You haven’t really lived until you’re running through an Italian train station with you backpack on, duffel bag swung across your body, and a two-year-old hitting you on the forehead screaming because he wants to run for the train by himself.
Thankfully, aside from some delayed motion sickness, that really was the hardest part of taking four kids to Europe! So, here is our first tip for surviving three weeks and countless train rides, flights, and public restrooms with a small army– plus, some pretty travel photos.
Tip #1: Food Rules
Anyone who knows me in real life understands that food makes my world go ’round. Our kids are awesome travelers because we don’t wait for a meltdown to start a mealtime.
Getting there: Before we left, a wise Army mom suggested that I split my snack bag into individual bags for each person for breakfast, lunch, and dinner. With applesauce pouches, granola bars, peanut butter crackers, trail mix, and frozen Panera bagels, we successfully navigated the international flight, including a 2am body clock layover in Iceland’s tiny airport. Choosing a family-friendly airline like Iceland Air was a huge plus: complimentary meals were delivered to each child before beverage service began.
In our apartments: Stocking up on bread, jam, crumpets, cereal, milk, and water was a must each time we arrived in a new city. Breakfast was always at home, even if we were getting pastries once we walked out the door. We followed the locals to the grocery stores and markets– and even lucked out by having apricot trees in our Florence garden. We never let the kids start the day on an empty belly.
Out and about: Our daypack always included snacks, gum, and a two-liter water bottle. With a mix of American comfort snacks (Goldfish came everywhere) and local treats (Jacob’s cream crackers, Jaffa cakes and Club bars), we could always push through to the end of a hike or the next gelato stop. Even if it was just before a scheduled meal, keeping everyone full and hydrated kept the kids happy and the adults capable of patience and flexibility.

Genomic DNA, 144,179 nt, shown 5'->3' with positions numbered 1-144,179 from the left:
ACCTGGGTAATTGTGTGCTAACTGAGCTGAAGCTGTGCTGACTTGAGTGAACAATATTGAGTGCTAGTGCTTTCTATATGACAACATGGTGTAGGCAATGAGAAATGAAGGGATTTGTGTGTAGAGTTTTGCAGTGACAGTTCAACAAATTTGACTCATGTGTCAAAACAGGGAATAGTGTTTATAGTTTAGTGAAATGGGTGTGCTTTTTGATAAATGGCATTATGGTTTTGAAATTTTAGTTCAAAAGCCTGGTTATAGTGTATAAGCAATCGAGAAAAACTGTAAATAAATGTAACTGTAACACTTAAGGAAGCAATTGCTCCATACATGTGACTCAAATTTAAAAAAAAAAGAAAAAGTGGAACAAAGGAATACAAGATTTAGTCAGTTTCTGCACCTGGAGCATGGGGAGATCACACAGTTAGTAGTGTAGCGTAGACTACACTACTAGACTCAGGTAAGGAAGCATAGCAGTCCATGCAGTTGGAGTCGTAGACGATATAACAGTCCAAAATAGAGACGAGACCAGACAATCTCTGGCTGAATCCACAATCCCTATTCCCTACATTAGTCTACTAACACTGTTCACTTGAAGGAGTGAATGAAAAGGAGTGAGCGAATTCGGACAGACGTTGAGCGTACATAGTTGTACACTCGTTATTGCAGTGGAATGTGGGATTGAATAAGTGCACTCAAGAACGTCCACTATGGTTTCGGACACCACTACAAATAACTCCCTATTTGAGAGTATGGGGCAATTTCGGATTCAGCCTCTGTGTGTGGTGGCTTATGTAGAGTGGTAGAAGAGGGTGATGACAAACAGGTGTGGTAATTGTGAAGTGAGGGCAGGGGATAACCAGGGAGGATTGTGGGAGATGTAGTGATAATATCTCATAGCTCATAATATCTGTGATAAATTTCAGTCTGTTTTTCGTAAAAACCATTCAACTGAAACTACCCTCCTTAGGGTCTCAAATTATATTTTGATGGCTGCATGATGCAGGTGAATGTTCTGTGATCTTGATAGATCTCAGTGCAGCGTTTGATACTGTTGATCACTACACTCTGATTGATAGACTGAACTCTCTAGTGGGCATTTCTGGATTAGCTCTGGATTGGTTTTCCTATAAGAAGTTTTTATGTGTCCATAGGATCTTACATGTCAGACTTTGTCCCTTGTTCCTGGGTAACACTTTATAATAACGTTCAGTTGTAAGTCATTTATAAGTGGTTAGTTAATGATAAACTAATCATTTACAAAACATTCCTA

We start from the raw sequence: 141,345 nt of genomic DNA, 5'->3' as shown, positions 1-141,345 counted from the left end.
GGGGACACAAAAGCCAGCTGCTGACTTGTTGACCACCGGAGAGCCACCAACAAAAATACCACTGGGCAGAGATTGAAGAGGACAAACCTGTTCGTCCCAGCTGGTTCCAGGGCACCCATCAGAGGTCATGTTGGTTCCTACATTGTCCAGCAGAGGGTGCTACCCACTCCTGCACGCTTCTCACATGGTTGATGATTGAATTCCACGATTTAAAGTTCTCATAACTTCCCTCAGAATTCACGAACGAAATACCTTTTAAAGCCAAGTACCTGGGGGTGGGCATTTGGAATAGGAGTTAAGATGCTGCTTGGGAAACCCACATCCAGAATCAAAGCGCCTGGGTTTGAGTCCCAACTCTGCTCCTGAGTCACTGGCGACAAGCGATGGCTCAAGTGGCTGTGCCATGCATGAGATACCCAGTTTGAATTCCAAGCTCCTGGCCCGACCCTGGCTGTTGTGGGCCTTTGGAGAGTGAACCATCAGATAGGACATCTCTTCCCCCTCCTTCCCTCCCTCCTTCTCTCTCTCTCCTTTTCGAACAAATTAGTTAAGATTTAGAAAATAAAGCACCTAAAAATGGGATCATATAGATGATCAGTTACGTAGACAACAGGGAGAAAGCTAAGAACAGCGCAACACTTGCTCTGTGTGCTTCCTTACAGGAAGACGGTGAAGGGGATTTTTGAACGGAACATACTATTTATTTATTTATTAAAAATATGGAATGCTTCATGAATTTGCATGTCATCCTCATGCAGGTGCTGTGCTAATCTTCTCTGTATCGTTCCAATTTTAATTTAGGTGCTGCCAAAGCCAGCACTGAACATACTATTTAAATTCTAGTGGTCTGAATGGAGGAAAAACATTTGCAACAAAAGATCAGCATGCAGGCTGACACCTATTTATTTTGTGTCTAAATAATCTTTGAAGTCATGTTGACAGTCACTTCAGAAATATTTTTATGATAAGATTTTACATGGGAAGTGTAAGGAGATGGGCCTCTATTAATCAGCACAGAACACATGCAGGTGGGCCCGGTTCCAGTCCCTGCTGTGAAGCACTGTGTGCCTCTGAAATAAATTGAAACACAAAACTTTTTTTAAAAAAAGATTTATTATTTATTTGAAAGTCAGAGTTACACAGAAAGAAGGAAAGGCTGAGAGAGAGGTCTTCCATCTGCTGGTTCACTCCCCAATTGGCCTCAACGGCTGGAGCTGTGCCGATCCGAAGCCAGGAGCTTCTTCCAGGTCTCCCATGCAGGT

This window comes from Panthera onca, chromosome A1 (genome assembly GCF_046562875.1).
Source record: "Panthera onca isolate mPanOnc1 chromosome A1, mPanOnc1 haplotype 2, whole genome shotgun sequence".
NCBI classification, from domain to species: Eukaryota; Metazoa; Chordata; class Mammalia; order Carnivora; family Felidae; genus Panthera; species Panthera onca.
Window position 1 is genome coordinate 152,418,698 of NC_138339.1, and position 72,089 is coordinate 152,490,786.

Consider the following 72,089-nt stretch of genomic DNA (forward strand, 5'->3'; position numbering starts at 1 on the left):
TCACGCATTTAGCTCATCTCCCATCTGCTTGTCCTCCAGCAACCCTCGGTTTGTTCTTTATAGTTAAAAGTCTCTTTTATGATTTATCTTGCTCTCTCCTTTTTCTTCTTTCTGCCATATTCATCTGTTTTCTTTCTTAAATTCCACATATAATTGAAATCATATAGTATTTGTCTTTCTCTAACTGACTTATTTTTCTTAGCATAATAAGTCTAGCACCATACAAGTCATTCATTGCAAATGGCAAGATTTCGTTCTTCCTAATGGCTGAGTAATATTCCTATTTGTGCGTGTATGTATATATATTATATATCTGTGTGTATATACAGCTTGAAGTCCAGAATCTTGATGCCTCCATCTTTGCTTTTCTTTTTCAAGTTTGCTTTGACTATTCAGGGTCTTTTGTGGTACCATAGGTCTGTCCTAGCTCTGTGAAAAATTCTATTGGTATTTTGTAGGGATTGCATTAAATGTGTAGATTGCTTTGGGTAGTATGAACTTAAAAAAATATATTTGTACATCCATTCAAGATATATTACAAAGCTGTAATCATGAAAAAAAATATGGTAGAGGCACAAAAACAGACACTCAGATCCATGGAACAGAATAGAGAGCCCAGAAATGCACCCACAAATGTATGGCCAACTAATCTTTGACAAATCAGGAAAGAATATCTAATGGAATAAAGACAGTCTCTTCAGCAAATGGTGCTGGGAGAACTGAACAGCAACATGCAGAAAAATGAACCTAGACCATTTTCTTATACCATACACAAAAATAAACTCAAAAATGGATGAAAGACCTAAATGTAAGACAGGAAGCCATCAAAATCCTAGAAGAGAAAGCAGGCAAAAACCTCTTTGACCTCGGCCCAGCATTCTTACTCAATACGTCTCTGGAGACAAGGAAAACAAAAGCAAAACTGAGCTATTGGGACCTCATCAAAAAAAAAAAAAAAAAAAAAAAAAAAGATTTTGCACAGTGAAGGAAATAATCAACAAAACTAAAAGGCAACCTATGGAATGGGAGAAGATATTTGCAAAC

At restaurants: Hubby did an excellent job scoping out restaurants ahead of time to make sure our street food was delicious and our main meal was filling and worth the money. Whenever we ate out, the kids got the same things: cheese pizza, sausage and fries, or something equally as boring and normal. Hubby and I went for more adventurous foods and shared bites, but we chose good behavior and full bellies over forcing the kids to eat local. Along the way, they tried calamari, fried prawns and anchovies and walnut pesto sauce, while developing a taste for balsamic vinegar on gelato, prosciutto, almost all local fruit, and two-year-old (not three-year-old) aged parmesan cheese.
Stay tuned for our essential packing list coming up next!